One pain at a time.

Right now, I’m experiencing excruciating pain from a small leg injury that has become infected (I’m seeing a doctor in the morning). But I also have a fair amount of chronic pain in both knees . . . pain that changes, but never goes away . . . until now. For the first time in years I am feeling no pain in my knees, unless I deliberately turn my legs certain ways.

The reason why my knees are pain-free is that my leg injury is hurting so much that my brain just focuses on that, and doesn’t even notice the pain from my knees. I have noticed this sort of thing before, that I can feel only one specific pain at a time. Even with my knees, it’s always been a matter of one knee hurting more than the other, and that’s the only one I really feel. Several years ago I had a bad toothache and also a cut on my hand, and I barely felt the cut.

Is this “one pain at a time” something everyone experiences? I can see how this can be a survival trait, to enable a person to focus on the greater pain, and tend to it. But what exactly is going on physiologically?

I’m no physiologist, but it appears there’s some sort of attention limit for the brain. I don’t think it’s limited to pain either. Any really strong or high priority sensation tends to make everything else much less noticeable.

I recall reading years ago in a book by Daniel C. Dennett that claimed that some pain blocking techniques are based on a variation of this. Supposedly if you concentrate enough on the source of a pain you can for a time block out the pain itself, apparently because all your attention is taken up by the nerves that transmit the details of the damage*, not the c-fibers that transmits the part of the sensation of pain that hurts.
*Ever stepped on something sharp, realized you were injured and only actually had your foot start to hurt a second later? That’s the two pain nerve systems in action; the c-fibers are cruder and transmit much more slowly; it takes about a second to feel the pain because it takes that long for the signal to reach your brain. The system that gives you detailed information about where you are damaged is much faster, but it doesn’t actually “hurt”; you just feel you are damaged.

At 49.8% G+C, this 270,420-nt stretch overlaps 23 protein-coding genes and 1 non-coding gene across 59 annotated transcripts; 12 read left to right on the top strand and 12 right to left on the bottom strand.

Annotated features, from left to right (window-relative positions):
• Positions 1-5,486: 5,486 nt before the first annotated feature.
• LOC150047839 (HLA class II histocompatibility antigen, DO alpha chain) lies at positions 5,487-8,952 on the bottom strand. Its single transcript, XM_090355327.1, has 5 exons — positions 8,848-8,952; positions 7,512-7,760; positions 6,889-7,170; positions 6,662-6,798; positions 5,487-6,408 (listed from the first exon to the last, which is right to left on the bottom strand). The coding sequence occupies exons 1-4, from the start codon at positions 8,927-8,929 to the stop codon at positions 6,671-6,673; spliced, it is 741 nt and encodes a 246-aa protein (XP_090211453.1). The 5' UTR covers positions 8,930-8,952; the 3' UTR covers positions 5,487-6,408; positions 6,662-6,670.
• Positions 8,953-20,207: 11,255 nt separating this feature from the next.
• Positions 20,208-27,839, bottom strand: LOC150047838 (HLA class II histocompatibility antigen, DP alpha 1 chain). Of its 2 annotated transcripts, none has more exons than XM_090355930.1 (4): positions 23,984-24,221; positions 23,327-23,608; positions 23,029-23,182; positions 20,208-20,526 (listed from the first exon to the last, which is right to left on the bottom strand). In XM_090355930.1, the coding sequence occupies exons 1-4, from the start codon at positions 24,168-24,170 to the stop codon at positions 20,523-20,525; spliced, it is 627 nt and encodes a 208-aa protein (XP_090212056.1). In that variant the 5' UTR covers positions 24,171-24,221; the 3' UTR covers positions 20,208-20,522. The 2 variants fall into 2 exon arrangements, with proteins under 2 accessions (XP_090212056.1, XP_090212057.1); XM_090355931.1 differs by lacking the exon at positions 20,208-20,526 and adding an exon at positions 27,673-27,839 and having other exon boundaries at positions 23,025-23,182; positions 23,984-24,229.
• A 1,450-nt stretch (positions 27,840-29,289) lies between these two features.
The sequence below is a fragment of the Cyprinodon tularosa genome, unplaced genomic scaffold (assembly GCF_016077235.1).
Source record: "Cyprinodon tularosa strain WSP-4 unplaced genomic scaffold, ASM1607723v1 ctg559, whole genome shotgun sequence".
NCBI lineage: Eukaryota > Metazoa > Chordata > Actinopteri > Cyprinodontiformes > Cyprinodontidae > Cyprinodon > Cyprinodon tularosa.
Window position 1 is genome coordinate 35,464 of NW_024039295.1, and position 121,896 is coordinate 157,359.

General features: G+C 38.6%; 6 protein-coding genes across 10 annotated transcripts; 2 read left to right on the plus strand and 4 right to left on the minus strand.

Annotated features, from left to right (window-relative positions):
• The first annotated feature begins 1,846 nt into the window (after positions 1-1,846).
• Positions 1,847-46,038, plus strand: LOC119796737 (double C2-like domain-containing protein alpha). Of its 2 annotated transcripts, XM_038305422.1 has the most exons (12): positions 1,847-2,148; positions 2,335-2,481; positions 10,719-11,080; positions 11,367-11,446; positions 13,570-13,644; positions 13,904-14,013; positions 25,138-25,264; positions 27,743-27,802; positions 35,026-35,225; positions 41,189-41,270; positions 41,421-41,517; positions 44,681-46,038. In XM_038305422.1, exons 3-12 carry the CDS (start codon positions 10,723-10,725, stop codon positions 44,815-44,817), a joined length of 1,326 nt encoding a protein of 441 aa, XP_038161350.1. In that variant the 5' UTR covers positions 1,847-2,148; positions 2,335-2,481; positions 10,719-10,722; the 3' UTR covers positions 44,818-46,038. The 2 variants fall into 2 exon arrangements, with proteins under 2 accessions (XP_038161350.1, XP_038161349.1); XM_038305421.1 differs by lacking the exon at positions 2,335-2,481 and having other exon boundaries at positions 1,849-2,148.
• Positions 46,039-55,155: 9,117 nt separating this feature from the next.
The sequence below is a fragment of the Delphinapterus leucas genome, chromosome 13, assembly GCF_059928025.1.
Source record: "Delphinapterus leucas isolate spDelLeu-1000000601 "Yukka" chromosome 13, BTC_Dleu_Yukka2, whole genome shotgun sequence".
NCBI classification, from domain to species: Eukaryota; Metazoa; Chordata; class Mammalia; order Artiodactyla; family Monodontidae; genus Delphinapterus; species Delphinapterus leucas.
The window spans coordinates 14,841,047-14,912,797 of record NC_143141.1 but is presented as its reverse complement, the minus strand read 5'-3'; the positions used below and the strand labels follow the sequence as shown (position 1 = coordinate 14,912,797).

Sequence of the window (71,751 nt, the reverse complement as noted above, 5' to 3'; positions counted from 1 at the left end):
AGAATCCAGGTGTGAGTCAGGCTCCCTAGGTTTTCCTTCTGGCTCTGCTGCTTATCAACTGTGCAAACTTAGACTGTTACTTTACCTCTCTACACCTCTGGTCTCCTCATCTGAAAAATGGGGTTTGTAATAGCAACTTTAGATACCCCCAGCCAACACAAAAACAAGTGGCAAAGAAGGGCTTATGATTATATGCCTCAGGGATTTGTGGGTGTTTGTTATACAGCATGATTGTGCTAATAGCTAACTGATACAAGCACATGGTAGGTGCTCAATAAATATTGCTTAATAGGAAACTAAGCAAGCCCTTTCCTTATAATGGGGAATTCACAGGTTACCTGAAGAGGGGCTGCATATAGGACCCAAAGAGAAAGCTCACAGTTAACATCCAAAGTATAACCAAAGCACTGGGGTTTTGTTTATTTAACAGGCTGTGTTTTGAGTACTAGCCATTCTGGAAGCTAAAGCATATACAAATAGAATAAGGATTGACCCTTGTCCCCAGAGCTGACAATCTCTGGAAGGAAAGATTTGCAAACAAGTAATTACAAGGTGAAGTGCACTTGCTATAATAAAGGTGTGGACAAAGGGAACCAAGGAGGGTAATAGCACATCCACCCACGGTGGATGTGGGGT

It sounds like you may be describing the gate control theory of pain. As mentioned in the linked article, this is why it does help to shake your hand after hitting your thumb with a hammer. It also provides the underlying rationale for TENS (Transcutaneous Nerve Stimulation) treatment of chronic pain.

I recently fell down the atirs and broke my wrist, two toes, and my tailbone. The oly pain I felt was from the last one.


When my husband had a roadbike accident years ago, he had a small radius fracture near his elbow that caused a lot of pain. His arm was put in a temporary cast from wrist to above the elbow. It wasn’t until a week later and a check-up on that fracture that he discovered that his wrist was severely dislocated, eventually requiring surgery. Apparently the elbow fracture was painful enough to block any pain from lower down the arm. It was rather weird!

Is that the same phenomenon that is coming into play when capsaicin is used to manage chronic pain?